Essex Field Club on Facebook

Video about the Club

Grapholita jungiella
find out more... Grapholita jungiella Copyright: Ben Sale

Essex Field Club
Essex Field Club
registered charity
no 1113963
HLF Logo A-Z Page Index

Visit Our Centre

EFC Centre at Wat Tyler Country ParkWe are open today

We are normally open to the public at our centre at Wat Tyler Country Park every Saturday, Sunday and bank holiday 11am-4pm, check. We are also open on Wednesdays 10am-4pm.
Autumn recording Record Grey Squirrel Record Fly Agaric
Record Ivy Bee
Record Wild Teasel
Record Sloe, Blackthorn
Record Garden Spider Record Nigma walckenaeri spider

Geology Site Account

Harts Wood , BRENTWOOD , Brentwood District, TQ603923, General geological site

hide/show OS map  

Site name: Harts Wood

Grid reference: TQ 603 923

Brief description of site:

Potential exposures of Warley Gravel and Bagshot Sand in ravines or stream banks and in the roots of fallen trees. Harts Wood is owned by Brentwood Council and accessible at all times.



The bedrock of Harts Wood consists of Bagshot Sand. This formation is as a result of the gradual shallowing of the London Clay Sea about 50 million years ago. The sediment being deposited on the subtropical sea floor started as a mud that we now know as London Clay and became more and more sandy until eventually it consisted entirely of the fine yellow sand we now call Bagshot Sand. This sand was probably laid down across most of Essex in a great complex of river deltas and all that now remains of it are isolated patches on the tops of these hills in south Essex, the rest having been removed by the intense erosion of the Ice Age.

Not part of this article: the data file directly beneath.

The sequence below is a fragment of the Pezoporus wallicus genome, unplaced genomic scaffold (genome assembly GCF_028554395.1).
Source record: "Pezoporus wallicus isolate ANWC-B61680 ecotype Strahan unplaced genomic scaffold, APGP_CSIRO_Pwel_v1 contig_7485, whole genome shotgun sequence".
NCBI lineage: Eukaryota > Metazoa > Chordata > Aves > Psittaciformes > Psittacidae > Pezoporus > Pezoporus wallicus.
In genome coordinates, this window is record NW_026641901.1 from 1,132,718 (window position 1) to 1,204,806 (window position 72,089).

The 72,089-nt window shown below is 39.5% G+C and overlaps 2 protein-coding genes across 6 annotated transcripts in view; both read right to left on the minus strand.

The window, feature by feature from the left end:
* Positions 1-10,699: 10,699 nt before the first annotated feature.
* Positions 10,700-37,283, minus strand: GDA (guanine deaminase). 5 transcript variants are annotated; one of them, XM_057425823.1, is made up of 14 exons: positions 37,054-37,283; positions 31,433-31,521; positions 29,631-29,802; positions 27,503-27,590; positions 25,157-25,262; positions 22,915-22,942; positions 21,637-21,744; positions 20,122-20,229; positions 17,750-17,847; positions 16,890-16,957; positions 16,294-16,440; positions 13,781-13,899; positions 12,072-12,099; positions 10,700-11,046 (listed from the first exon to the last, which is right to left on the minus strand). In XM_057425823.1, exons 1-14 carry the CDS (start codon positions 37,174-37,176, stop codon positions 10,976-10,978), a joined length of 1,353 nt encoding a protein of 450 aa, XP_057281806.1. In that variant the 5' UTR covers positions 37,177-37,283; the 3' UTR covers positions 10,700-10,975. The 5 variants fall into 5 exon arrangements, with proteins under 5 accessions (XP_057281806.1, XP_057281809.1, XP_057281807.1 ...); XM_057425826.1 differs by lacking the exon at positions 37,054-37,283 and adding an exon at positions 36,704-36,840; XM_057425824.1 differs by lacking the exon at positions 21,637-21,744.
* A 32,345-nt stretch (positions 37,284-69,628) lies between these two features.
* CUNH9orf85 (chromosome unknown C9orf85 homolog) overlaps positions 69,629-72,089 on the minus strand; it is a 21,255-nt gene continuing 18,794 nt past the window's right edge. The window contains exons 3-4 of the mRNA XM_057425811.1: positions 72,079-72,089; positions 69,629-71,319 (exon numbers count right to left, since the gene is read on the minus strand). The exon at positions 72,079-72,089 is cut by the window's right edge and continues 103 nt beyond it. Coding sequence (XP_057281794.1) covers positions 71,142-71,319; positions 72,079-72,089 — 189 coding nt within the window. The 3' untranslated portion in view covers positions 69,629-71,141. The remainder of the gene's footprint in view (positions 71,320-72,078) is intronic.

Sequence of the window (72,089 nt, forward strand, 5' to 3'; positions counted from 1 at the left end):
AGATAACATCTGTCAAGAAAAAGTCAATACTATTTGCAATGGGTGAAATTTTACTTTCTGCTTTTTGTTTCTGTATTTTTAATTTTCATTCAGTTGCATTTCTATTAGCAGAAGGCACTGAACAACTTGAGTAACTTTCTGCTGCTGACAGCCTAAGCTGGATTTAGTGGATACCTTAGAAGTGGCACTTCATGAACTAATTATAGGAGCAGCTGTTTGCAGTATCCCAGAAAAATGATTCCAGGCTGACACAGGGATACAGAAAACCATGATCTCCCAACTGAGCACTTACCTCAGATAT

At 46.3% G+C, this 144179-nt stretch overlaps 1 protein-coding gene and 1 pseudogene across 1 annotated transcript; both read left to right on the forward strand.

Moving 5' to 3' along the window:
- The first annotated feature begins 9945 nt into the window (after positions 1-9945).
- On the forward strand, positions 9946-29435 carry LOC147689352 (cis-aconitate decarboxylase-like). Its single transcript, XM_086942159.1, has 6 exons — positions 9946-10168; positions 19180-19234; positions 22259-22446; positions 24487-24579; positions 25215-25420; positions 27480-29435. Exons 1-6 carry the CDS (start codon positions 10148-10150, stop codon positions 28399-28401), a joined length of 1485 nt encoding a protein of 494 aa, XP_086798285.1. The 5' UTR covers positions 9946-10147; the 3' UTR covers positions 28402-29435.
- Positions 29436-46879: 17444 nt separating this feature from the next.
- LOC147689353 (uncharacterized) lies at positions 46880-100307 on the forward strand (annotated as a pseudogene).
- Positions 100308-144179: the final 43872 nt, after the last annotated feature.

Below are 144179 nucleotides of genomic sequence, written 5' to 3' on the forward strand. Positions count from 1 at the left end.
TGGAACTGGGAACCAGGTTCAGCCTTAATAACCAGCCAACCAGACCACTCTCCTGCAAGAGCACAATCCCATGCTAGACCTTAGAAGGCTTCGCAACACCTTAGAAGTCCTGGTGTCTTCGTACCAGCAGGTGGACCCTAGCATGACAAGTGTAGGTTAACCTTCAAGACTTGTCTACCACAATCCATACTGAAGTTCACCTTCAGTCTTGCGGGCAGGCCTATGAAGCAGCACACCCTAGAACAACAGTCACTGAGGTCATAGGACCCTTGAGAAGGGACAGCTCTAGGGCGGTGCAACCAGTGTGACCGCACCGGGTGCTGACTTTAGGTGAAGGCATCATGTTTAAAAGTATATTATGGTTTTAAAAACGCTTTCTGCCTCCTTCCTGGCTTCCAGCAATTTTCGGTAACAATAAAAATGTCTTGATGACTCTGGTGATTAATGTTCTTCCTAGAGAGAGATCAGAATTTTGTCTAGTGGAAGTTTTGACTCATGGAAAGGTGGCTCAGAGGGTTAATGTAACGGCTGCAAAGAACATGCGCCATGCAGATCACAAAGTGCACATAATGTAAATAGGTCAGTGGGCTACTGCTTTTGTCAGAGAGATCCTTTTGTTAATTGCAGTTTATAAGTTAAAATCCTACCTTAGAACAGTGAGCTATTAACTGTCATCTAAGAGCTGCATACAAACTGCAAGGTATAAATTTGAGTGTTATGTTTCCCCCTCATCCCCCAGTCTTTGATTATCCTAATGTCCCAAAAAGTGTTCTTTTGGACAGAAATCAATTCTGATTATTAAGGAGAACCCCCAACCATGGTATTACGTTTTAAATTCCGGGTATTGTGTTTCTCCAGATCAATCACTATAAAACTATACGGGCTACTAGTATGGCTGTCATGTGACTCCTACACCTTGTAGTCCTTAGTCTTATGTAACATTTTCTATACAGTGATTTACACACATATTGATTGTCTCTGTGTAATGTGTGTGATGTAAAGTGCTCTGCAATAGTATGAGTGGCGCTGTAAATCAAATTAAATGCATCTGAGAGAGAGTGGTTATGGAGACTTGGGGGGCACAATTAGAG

On top of the Bagshot Sand in this area is an extensive spread of ‘Warley Gravel’ (called Stanmore Gravel on modern geological maps), which dates from an early period of the Ice Age and may be over a million years old. The origin of the Warley gravel is unknown, but one theory is that it was deposited by a south bank tributary of the early Thames when the Thames flowed across central Essex. Numerous rounded pebbles from this gravel can be seen in the wood.

See the site account for Holdens Wood in Great Warley for more information about the Warley Gravel.


if you have an image please upload it

Geology Site Map
A-Z Geological Site Index